One never senses judgment from Dano, Kazan, Gyllenhaal, or Mulligan—they recognize that there’s beauty even in the mistakes we make in life. It’s what makes…
"Super Dude" covers all the cliches of your basic black action movie, but covers them with a certain slickness and style that suggest an above-average director. That turns out to be the case; the director this time is Hollywood veteran Henry Hathaway, who made his first Western in 1932, whose credits range from "Kiss of Death" to "True Grit" (1969), and who has rarely attempted to be other than the maker of superior entertainments. Class tells.
His story this time involves those two standby villains in most blaxploitation, movies: hard drugs and white mobsters, There's also the heroic black cop (William Elliott) and the soul sister who's been victimized by smack and turned into a hooker (Marki Bey). And, yes, there's the obligatory exploding gas tank at the end. It used to be you knew the movie was over when the lights came up or the curtains closed. Now you know it's over, when the gas tank explodes.
And yet "Super Dude" is a movie made with a certain amount of skill, the acting's not bad and the central issue of black-white relationships is handled more subtly than usual. In most movies of this genre, Whitey is evil, stupid or both, and presents a target to be offed at the earliest opportunity. This time, the black cop is represented as having a special grudge against the white pusher and pimp, but the cop's own black superiors argue for more objective police work. The tension among them gives the movie at least one additional level of interest.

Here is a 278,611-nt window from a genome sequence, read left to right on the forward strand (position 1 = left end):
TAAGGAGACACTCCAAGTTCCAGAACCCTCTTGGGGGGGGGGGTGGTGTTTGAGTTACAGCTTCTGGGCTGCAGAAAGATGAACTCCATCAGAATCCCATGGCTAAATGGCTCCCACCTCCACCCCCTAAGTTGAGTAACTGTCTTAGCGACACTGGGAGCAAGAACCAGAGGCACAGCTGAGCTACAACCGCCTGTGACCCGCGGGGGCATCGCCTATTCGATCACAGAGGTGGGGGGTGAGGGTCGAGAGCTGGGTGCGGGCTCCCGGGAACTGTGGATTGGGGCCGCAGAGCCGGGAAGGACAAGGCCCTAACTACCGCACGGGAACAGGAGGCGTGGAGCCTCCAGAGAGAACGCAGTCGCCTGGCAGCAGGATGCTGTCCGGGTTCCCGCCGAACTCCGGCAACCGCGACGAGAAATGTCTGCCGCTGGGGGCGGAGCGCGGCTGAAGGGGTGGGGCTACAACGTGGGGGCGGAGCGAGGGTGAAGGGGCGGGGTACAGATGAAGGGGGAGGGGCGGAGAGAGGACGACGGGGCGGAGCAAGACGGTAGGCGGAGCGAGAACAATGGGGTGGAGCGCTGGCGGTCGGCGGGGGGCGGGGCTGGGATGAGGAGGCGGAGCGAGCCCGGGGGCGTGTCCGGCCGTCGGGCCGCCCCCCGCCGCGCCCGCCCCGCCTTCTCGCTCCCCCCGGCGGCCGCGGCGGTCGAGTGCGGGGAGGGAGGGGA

Hathaway is also good (as he should be, by now) in choreographing fights so that they look convincing - instead of like rejects from shadowboxing kung-fu imports. There's an attempt to present a convincing ghetto drug scene, and an attempt, however half-hearted, to free the movie's supporting roles from total stereotyping. That doesn't make "Super Dude" an especially good movie, but it raises it above the genre. And it documents that ancient auteur claim that, given the same material to start with, a better director will make a better movie from it. Some days you settle for small gains.
This message came to me from a reader named Peter Svensland. He and a fr...
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